COVID outbreak in South Africa due to Omicron variants, experts say

COVID outbreak in South Africa due to Omicron variants, experts say

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A wave of young people COVID-19 cases threaten South Africa.

Health experts say the infections are due to two sub-variants of the micron.

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The omicron strains BA.4 and BA.5 – which appear to be very similar to the original omicron stem – make up the majority of new cases, according to Professor Marta Nunes, a researcher at Vaccine and Infectious Diseases Analytics at Chris. Hani Baragwanath Hospital.

“The majority of new cases come from these two strains. They are still small … but just genomically somewhat different,” he told the Associated Press, noting that there was a small increase in hospitalizations and “really very few deaths.”

A woman waits in line to be tested for COVID-19 at a testing center in Soweto, South Africa, Wednesday, May 11, 2022. South Africa is facing a wave of new COVID-19 cases driven by two Omicron variants. according to health experts.

A woman waits in line to be tested for COVID-19 at a testing center in Soweto, South Africa, Wednesday, May 11, 2022. South Africa is facing a wave of new COVID-19 cases driven by two Omicron variants. according to health experts.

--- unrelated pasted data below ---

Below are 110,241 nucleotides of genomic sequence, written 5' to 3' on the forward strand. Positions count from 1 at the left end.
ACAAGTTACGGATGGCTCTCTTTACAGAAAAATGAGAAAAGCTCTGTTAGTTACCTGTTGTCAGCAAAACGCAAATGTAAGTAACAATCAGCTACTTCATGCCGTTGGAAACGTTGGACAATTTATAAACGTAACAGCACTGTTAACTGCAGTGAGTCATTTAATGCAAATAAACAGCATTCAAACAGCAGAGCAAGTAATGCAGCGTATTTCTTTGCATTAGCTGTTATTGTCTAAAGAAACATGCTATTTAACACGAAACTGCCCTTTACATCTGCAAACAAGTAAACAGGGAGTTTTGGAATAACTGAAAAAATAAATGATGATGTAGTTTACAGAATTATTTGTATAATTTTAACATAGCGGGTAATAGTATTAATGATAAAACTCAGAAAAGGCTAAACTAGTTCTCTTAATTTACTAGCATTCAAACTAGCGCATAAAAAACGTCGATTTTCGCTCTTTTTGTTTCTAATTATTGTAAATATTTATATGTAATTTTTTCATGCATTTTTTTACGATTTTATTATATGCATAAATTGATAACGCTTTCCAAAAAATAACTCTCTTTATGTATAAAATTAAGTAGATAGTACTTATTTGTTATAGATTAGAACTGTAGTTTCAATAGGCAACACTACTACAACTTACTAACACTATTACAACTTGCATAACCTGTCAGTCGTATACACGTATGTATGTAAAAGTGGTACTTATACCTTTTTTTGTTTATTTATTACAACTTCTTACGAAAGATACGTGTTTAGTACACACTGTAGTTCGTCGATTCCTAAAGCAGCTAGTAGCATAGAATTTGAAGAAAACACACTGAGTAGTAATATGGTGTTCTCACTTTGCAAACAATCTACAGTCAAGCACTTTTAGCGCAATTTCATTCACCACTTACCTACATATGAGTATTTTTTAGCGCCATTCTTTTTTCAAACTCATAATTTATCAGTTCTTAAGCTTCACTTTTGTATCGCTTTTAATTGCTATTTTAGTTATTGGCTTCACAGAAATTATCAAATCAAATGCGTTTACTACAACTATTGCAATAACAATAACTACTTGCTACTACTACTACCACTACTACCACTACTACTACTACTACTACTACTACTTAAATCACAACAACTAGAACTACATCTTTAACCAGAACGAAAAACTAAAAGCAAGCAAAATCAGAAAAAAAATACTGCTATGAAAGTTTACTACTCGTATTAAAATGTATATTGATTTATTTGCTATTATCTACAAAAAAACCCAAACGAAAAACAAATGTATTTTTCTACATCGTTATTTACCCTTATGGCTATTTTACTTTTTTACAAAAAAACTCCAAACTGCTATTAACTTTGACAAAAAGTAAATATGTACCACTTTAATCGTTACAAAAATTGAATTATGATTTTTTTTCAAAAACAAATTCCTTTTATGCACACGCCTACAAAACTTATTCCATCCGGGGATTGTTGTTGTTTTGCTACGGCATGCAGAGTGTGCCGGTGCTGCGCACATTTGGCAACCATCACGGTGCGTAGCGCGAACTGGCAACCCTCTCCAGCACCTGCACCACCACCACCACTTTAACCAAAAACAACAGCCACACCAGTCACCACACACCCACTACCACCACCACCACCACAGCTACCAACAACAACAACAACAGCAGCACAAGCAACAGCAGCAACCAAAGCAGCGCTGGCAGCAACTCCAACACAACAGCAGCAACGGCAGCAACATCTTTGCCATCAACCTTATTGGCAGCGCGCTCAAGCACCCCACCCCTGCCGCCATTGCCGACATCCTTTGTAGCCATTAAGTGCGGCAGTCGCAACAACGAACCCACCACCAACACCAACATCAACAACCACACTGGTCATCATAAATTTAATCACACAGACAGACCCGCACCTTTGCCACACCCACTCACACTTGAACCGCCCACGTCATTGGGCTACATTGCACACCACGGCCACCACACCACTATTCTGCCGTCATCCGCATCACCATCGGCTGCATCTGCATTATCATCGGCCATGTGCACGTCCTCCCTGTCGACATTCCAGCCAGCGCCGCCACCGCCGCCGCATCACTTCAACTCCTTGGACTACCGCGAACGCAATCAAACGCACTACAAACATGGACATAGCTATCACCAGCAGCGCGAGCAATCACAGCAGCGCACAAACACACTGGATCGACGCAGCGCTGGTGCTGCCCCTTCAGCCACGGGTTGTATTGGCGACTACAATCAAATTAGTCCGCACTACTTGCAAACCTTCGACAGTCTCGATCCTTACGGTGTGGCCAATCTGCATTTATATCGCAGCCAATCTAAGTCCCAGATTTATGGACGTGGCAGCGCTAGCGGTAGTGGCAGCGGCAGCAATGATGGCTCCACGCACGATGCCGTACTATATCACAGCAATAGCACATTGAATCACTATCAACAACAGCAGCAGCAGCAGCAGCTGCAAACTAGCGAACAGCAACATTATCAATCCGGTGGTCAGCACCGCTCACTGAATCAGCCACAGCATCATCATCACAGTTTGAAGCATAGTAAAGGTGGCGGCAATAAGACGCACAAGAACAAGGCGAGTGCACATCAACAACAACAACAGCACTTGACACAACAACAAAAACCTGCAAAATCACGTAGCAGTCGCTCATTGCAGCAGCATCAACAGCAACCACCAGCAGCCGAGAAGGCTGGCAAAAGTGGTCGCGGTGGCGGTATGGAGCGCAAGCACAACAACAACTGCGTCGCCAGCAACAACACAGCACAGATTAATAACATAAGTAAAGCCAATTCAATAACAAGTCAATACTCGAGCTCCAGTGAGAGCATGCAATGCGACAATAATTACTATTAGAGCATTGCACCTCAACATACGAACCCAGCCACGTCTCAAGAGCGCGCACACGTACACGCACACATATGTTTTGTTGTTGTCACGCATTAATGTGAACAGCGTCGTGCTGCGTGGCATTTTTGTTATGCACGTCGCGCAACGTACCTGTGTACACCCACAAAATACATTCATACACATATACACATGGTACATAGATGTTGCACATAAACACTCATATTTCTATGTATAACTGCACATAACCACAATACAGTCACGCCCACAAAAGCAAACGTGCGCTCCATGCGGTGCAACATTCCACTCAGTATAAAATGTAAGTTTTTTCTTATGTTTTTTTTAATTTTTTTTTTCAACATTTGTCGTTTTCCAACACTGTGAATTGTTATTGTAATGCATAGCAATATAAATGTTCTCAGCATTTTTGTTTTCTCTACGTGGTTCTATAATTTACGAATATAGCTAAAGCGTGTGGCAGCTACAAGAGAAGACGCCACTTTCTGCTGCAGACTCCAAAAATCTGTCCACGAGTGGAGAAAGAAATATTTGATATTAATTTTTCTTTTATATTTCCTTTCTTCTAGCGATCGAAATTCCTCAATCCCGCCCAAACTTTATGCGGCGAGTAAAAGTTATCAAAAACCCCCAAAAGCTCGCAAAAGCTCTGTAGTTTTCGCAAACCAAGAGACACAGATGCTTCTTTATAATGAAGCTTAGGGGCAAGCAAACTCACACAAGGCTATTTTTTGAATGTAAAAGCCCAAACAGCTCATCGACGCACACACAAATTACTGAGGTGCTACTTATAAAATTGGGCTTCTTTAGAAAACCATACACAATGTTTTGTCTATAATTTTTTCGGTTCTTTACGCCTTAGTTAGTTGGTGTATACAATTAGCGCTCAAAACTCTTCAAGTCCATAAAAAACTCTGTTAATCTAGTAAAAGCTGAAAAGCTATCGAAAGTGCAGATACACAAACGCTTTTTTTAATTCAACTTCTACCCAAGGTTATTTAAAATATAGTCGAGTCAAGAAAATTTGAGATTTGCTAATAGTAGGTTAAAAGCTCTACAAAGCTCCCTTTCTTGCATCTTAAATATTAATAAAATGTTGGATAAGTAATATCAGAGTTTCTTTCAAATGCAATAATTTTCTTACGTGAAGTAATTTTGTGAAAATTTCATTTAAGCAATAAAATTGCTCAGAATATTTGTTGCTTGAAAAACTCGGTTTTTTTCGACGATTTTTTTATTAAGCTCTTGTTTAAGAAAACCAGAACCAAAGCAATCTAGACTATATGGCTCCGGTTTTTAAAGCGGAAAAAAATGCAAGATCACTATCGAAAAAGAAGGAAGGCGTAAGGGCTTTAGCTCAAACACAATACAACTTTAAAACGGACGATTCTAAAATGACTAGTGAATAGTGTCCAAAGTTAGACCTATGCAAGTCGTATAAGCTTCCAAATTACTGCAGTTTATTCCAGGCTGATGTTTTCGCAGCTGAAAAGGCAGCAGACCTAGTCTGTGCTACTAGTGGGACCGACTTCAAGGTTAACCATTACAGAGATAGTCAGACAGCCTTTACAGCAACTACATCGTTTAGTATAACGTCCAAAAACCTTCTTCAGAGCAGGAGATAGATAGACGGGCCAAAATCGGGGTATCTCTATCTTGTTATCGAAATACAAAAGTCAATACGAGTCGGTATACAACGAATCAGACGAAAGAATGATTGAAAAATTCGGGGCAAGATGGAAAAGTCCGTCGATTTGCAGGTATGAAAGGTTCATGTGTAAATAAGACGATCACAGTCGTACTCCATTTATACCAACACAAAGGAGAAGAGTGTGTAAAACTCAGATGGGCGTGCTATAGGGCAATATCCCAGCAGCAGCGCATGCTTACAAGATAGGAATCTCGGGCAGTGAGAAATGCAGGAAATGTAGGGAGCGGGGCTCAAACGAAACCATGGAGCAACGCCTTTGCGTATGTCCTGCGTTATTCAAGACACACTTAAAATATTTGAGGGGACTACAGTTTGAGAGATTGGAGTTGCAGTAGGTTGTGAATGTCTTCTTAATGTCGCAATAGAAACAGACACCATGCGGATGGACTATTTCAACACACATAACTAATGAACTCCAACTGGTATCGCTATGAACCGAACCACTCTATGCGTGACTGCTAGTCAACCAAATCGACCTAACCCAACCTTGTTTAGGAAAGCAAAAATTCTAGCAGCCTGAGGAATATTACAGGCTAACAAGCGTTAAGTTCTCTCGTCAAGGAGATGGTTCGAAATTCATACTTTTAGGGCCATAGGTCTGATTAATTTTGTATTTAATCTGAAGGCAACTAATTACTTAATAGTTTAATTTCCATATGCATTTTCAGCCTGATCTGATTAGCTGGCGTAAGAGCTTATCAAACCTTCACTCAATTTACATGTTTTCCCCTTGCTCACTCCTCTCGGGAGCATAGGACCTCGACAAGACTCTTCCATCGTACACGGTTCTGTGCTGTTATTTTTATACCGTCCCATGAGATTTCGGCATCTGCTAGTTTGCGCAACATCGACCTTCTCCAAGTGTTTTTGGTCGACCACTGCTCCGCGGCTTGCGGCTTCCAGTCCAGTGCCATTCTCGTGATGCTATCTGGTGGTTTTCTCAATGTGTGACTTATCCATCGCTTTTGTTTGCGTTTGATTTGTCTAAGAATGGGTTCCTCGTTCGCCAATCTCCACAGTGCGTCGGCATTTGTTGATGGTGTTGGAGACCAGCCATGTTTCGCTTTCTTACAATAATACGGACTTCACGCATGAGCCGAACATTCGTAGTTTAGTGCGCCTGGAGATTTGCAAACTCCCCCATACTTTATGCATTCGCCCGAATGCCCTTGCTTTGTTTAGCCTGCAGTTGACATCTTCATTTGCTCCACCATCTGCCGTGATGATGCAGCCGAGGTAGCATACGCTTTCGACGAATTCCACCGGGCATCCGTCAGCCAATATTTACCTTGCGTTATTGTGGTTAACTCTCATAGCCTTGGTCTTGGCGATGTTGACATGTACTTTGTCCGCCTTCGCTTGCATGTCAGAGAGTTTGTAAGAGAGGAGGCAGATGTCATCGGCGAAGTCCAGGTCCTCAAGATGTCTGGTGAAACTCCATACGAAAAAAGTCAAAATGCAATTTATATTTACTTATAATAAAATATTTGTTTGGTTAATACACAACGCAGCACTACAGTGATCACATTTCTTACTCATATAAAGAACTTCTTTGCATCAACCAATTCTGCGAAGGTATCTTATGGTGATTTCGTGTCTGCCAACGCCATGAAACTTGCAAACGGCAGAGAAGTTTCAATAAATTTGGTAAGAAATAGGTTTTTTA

(AP Photo / Denis Farrell)

The average number of new cases rose from about 300 a day in April to about 8,000 a day last week – although experts say the actual number of cases is much higher.

The variants appear to infect people who are immune to previous COVID-19 infections and vaccinations, and Nunes said they generally cause mild illness.

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“It seems that vaccines still protect against serious diseases,” he added.

Authorities in South Africa said in April that the rapid rise in cases was due to BA.4 and Salim Abdool Karim – a public health specialist at KwaZulu-Natal University – said it was too early to say whether the diversity would cause ” full wave. ”

The World Health Organization (WHO) said there was no evidence that BA.4 was leading to much higher rates of hospitalization or death.

A patient undergoes a nasal swab to test for COVID-19 at a testing center in Soweto, South Africa, Wednesday, May 11, 2022.

A patient undergoes a nasal swab to test for COVID-19 at a testing center in Soweto, South Africa, Wednesday, May 11, 2022.
(AP Photo / Denis Farrell)

The agency said the number of new global cases continued to decline around the world except for Of America and Africa.

“The jury is still out on how seasonal this virus will become,” WHO chief emergency officer Dr. Michael Ryan told reporters earlier this month.

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“If people are crowded in conditions where a new variant is spreading, you will see high levels of transmission,” he said.

The Associated Press contributed to this report.

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